Forum for Science, Industry and Business

Sponsored by:     3M 
Search our Site:

 

Alcohol Ban Leads to Increased Drug Use

03.03.2008
Restrictions on alcohol have led to the increased use of marijuana among a remote Aboriginal community according to a study in the Australian Journal of Rural Health published by Wiley –Blackwell.

The study entitled “Lukumbat Marawana: A Changing Pattern of Drug Use by Youth in a Remote Aboriginal Community” finds that the prohibition of alcohol and petrol has lead to rise of marijuana use.

In addition, the study highlights the importance of looking at Indigenous substance misuse in the total context of Indigenous poverty, poor health and lack of opportunities.

Lead authors, Drs. Kate Senior and Richard Chenhall, from the Menzies School of Health Research in Darwin, say, “While banning alcohol in Indigenous communities is successful in reducing harm caused by alcohol abuse, it must be done in full consultation with the communities.”

National statistics indicate that marijuana use is highly prevalent in Australia with at least 11% of the urban non-Indigenous population using the drug. This number doubles to 22% among the Indigenous people. Current evidence suggests that rates of marijuana use may be much higher in remote Indigenous communities throughout the Northern Territory

The prohibition of alcohol within the remote Aboriginal community without any attendant efforts to address underlying social causes has created a new set of problems. The existing marijuana market has grown and its use has extended beyond youths to include adults.

Drs. Senior and Chenhall add, “Efforts to control licit substances, such as alcohol, should address the dynamics of alcohol and drug use in totality, as well as interventions that are able to contend with the underlying social determinants of Indigenous health.”

Alina Boey | alfa
Further information:
http://www.blackwellpublishing.com/press/pressitem.asp?ref=1635

More articles from Studies and Analyses:

nachricht New study: How does Europe become a leading player for software and IT services?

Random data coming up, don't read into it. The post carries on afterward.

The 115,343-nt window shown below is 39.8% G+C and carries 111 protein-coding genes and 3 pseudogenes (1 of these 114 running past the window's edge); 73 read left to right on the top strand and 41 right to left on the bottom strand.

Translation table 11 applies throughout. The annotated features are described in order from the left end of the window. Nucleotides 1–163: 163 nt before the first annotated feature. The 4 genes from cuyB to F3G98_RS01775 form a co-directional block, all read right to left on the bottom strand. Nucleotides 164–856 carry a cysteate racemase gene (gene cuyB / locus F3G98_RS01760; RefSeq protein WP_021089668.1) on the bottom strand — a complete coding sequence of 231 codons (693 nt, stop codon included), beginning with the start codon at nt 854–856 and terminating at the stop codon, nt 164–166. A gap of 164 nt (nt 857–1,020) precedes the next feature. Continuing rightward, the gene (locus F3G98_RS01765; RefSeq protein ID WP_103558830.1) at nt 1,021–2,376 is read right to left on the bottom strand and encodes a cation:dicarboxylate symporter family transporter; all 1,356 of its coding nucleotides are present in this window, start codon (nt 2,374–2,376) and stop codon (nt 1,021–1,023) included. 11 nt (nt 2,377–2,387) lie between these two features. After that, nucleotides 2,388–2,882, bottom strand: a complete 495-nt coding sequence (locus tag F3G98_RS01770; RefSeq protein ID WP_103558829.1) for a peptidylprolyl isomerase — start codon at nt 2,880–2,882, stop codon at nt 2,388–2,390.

03.04.2017 | Fraunhofer-Institut für System- und Innovationsforschung (ISI)

nachricht Reusable carbon nanotubes could be the water filter of the future, says RIT study
30.03.2017 | Rochester Institute of Technology

All articles from Studies and Analyses >>>

The most recent press releases about innovation >>>

Die letzten 5 Focus-News des innovations-reports im Überblick:

Im Focus: Turmoil in sluggish electrons’ existence

An international team of physicists has monitored the scattering behaviour of electrons in a non-conducting material in real-time. Their insights could be beneficial for radiotherapy.

We can refer to electrons in non-conducting materials as ‘sluggish’. Typically, they remain fixed in a location, deep inside an atomic composite. It is hence...

Im Focus: Wafer-thin Magnetic Materials Developed for Future Quantum Technologies

Two-dimensional magnetic structures are regarded as a promising material for new types of data storage, since the magnetic properties of individual molecular building blocks can be investigated and modified. For the first time, researchers have now produced a wafer-thin ferrimagnet, in which molecules with different magnetic centers arrange themselves on a gold surface to form a checkerboard pattern. Scientists at the Swiss Nanoscience Institute at the University of Basel and the Paul Scherrer Institute published their findings in the journal Nature Communications.

Ferrimagnets are composed of two centers which are magnetized at different strengths and point in opposing directions. Two-dimensional, quasi-flat ferrimagnets...

Im Focus: World's thinnest hologram paves path to new 3-D world

Nano-hologram paves way for integration of 3-D holography into everyday electronics

An Australian-Chinese research team has created the world's thinnest hologram, paving the way towards the integration of 3D holography into everyday...

Im Focus: Using graphene to create quantum bits

In the race to produce a quantum computer, a number of projects are seeking a way to create quantum bits -- or qubits -- that are stable, meaning they are not much affected by changes in their environment. This normally needs highly nonlinear non-dissipative elements capable of functioning at very low temperatures.

In pursuit of this goal, researchers at EPFL's Laboratory of Photonics and Quantum Measurements LPQM (STI/SB), have investigated a nonlinear graphene-based...

Im Focus: Bacteria harness the lotus effect to protect themselves

Biofilms: Researchers find the causes of water-repelling properties

Dental plaque and the viscous brown slime in drainpipes are two familiar examples of bacterial biofilms. Removing such bacterial depositions from surfaces is...

All Focus news of the innovation-report >>>

Anzeige

Anzeige

Event News

AWK Aachen Machine Tool Colloquium 2017: Internet of Production for Agile Enterprises

23.05.2017 | Event News

Dortmund MST Conference presents Individualized Healthcare Solutions with micro and nanotechnology

22.05.2017 | Event News

Innovation 4.0: Shaping a humane fourth industrial revolution

17.05.2017 | Event News

 
Latest News

Scientists propose synestia, a new type of planetary object

23.05.2017 | Physics and Astronomy

Zap! Graphene is bad news for bacteria

23.05.2017 | Life Sciences

Medical gamma-ray camera is now palm-sized

23.05.2017 | Medical Engineering

VideoLinks
B2B-VideoLinks
More VideoLinks >>>